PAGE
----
Wednesday, 10 December 2014

Winter Break

Speedqueens is undergoing its yearly update and clean-up, so there won't be any new posts for a while.

See you in the New Year!

Saturday, 6 December 2014

Elizabeth Jones

Liz in 1964, in Minsk

Elizabeth Jones, born Rosemary Jones, in Newbridge, Wales, raced a Mini and other cars in international saloon races in the 1960s. She always raced under her own family name, and was often referred to as “Liz” in race reports.
She graduated from the Cooper Racing School in 1960, as one of its six most promising students. She was thirty years old, and was probably one of the oldest in the group. Using a car run by the School, she entered some Formula Junior races that year, and finished eighth in a race at Silverstone.
In 1961, she moved on to GT racing, in her own Austin-Healey 3000. She raced at Snetterton twice that year, and was second and fourth in class. In September, she took part in the Autosport 3 Hours, also held at Snetterton. Her finishing position has been lost, but she was racing against Porsches and Jaguar D-Types. According to Christabel Carlisle, a rival of the time, she took part in at least one Ladies’ Handicap race at Brands Hatch that year.
In 1962, she stuck with BMC-made cars, but exchanged the powerful and brutish Healey for the first of her series of Minis. She entered some rounds of the British Saloon Car Championship, starting at Silverstone. Her Mini was a Cooper model, prepared by the Downton Engineering team, an established tuning company. She was fourth in class at Silverstone, then twelfth overall at Aintree, in the British Grand Prix support race.
She was thirteenth overall, and second in class in the 1962 Brands Hatch 6 Hours in 1962, alongside Alan Mann and Tony Hegbourne in a Ford Anglia.  This was a double drive, as she also recorded a DNF in her own Mini, which she was sharing with rally driver, Pauline Mayman.
1963 started in a similar vein. She was fourth in class in her first BSCC race, also at Silverstone, also in a Mini. Her second appearance was at Crystal Palace, for the Small Car Trophy, and she was seventh overall. Unusually, four female drivers started this race, including Christabel Carlisle, whose career took her in most of the same directions as Liz. At Silverstone, for the Grand Prix support race, she joined up with Alexander Engineering, another preparation and tuning firm, driving one of their Mini Coopers. Unfortunately, the car developed mechanical trouble, and Liz had to retire. Her second outing in the Alexander Mini, at Brands Hatch, ended in a 16th place.
In the middle of the season, she took part in the Brands Hatch Six Hours, driving for Alexander Engineering, in the Mini. Her team-mate was the Finnish rally champion, Timo Mäkinen. They were 18th overall. Early on, Liz led her class, but bad weather and hard-charging other drivers dropped them to second, behind John Aley and Rauno Aaltonen.
Liz also accepted another one-off drive in the Tour de France, in a Mini, but a works BMC Mini this time. She was sharing the car with Pauline Mayman. Christabel Carlisle was slated to be part of the team, but did not compete in the event. The engine of the Mini did not last until the end.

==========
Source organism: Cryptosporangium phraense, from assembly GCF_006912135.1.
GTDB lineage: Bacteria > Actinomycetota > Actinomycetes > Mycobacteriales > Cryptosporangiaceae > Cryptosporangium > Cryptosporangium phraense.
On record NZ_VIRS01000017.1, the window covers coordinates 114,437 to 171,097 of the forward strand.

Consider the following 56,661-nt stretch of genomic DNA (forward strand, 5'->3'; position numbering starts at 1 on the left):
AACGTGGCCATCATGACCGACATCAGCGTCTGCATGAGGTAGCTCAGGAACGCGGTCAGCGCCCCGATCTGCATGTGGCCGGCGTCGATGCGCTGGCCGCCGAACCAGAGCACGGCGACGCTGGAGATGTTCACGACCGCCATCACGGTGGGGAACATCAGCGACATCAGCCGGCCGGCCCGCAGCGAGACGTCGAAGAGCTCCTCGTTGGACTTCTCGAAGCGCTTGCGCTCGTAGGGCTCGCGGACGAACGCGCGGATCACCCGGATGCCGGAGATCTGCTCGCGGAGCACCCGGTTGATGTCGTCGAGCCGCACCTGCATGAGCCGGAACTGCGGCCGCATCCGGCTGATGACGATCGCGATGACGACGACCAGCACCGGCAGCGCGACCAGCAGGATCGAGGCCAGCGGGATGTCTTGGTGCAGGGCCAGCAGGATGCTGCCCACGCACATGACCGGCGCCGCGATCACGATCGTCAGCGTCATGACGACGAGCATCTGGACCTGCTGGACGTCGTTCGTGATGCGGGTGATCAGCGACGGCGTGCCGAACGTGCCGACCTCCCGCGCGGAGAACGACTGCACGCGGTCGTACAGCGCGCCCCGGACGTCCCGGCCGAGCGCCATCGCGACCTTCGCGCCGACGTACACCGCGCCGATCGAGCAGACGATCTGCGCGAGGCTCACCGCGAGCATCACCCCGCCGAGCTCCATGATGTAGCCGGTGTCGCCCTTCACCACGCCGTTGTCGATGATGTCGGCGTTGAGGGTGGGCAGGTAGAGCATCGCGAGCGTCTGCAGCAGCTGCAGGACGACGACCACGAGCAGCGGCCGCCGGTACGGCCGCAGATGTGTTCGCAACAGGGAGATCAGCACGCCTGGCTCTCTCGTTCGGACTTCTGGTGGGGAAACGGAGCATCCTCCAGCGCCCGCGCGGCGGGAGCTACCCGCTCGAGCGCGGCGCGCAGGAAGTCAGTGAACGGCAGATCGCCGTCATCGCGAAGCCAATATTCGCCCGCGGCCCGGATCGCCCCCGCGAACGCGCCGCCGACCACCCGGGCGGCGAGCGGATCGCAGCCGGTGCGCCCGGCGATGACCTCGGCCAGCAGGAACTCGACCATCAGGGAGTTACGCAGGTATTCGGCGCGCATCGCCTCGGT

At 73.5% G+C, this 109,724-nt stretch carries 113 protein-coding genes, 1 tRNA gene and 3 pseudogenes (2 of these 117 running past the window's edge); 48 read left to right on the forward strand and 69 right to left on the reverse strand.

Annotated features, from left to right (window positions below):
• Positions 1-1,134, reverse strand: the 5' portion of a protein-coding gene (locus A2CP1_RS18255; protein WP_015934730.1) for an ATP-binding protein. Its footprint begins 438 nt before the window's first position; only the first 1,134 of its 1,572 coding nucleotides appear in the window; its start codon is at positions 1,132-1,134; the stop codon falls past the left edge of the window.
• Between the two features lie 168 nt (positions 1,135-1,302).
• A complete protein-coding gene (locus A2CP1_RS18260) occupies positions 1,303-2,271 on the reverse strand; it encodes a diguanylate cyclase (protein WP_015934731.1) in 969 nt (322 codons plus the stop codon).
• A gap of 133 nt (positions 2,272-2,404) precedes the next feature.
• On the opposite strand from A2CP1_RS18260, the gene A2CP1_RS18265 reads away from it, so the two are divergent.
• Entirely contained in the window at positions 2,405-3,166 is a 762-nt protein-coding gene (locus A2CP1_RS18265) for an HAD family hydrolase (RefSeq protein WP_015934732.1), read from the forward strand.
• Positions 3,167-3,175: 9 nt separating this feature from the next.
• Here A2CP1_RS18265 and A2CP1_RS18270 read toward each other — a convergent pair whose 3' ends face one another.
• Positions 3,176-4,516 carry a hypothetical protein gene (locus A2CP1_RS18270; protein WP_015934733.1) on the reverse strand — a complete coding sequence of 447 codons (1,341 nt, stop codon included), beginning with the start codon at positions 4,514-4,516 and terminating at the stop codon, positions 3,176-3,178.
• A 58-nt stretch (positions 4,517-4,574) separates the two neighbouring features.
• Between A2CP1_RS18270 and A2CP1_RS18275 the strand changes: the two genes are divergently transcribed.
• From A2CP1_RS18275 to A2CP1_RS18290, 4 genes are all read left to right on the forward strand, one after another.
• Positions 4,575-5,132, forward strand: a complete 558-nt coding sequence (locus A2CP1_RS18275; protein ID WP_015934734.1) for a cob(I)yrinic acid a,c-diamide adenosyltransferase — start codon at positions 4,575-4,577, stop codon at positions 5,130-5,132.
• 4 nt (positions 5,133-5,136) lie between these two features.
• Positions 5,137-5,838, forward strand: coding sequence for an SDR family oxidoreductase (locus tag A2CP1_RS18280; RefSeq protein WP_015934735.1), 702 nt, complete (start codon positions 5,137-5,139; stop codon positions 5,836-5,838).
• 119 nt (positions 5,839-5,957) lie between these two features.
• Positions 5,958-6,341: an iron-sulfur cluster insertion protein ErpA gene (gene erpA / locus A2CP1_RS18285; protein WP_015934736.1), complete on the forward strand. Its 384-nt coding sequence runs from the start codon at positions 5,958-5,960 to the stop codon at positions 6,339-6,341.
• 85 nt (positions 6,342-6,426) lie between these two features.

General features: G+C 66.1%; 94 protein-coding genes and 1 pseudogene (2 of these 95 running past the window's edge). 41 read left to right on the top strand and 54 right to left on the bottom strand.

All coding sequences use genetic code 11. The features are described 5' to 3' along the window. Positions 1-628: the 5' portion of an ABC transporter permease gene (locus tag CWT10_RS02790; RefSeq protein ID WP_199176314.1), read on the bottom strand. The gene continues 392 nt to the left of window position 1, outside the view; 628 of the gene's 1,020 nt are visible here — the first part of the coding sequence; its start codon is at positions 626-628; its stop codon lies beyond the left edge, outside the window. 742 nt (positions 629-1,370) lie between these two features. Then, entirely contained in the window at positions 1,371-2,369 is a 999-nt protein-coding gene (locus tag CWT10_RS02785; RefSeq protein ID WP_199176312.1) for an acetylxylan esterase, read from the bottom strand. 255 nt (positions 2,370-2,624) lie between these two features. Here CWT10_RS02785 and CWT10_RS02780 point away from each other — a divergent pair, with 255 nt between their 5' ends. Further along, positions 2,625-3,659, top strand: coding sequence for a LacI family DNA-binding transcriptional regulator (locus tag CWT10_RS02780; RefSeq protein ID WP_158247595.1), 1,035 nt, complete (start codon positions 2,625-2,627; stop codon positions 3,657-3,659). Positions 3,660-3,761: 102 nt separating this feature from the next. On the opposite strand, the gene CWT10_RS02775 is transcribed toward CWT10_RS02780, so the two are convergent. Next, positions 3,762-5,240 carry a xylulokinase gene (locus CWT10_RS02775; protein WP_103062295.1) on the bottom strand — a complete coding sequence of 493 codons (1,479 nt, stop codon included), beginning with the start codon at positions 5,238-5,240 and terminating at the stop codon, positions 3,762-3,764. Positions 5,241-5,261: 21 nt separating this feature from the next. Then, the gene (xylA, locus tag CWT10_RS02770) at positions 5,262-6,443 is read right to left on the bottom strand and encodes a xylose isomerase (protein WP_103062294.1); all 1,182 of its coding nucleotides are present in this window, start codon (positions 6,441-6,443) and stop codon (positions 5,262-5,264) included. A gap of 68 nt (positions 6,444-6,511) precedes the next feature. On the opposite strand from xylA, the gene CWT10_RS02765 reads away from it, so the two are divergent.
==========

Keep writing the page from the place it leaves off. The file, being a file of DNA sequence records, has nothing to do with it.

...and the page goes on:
For 1964, her partnership with the Alexander Engineering team continued. In the BSCC, it was something of an underwhelming year, with some non-finishes. Once again, her best race was the Small Car Trophy at Crystal Palace. Liz was fifth, in a race completely dominated by Mini Coopers, like her own. Otherwise, her strongest finish was at Brands Hatch, in the Guards Trophy meeting. She was fourteenth overall. Throughout the season, a rivalry between her and Anita Taylor, who also drove a Mini, was stirred up a little by the press. It was true that Liz and Anita were sometimes competing directly for places, but other drivers, including Anita’s brother, Trevor Taylor, were often involved.
Alexander Engineering also provided a Mini for Liz for the Brands Hatch 6 Hours, which she shared with the American driver, Denise McCluggage. They retired, due to an accident. This was not a race for the Mini; several of them fell by the wayside, or underachieved, in this wet race.
In July, Liz seems to have accepted a drive with the British Vita team for the Spa 24 Hours. She shared a Mini Cooper with Harry Ratcliffe, but engine failure on lap seven put paid to any chance of success.
She was also a rally co-driver, who sat beside several different drivers in the RAC and Monte Carlo rallies. The cars were BMC models. She began in 1962, in major rallies anyway, sitting alongside Daphne Freeman in the RAC Rally. The car was a Mini. In 1964, in another Mini, she accompanied Shelagh Aldersmith for the Monte Carlo Rally. Shelagh, competing alongside the BMC works drivers in a private car, joined the team in starting from Minsk, in Belarus, which was then behind the Iron Curtain. They did not finish. After her circuit career ended, Liz continued in rallying, and took the wheel herself in the 1965 Monte Carlo Rally. Her co-driver in her Mini was Patricia Ozanne.
Her motorsport career seems to end here. Some time later, Liz moved to America, and became a well-known breeder of Mastiffs, under her married name of Degerdon. In 1989, she was charged with animal cruelty by the US authorities, and remains a controversial figure in the Mastiff breeding world.
She returned to the UK, where she continued to live until her death in 2010, at the age of 70.
(This post is heavily indebted to the research of Radnorian.)
(Image from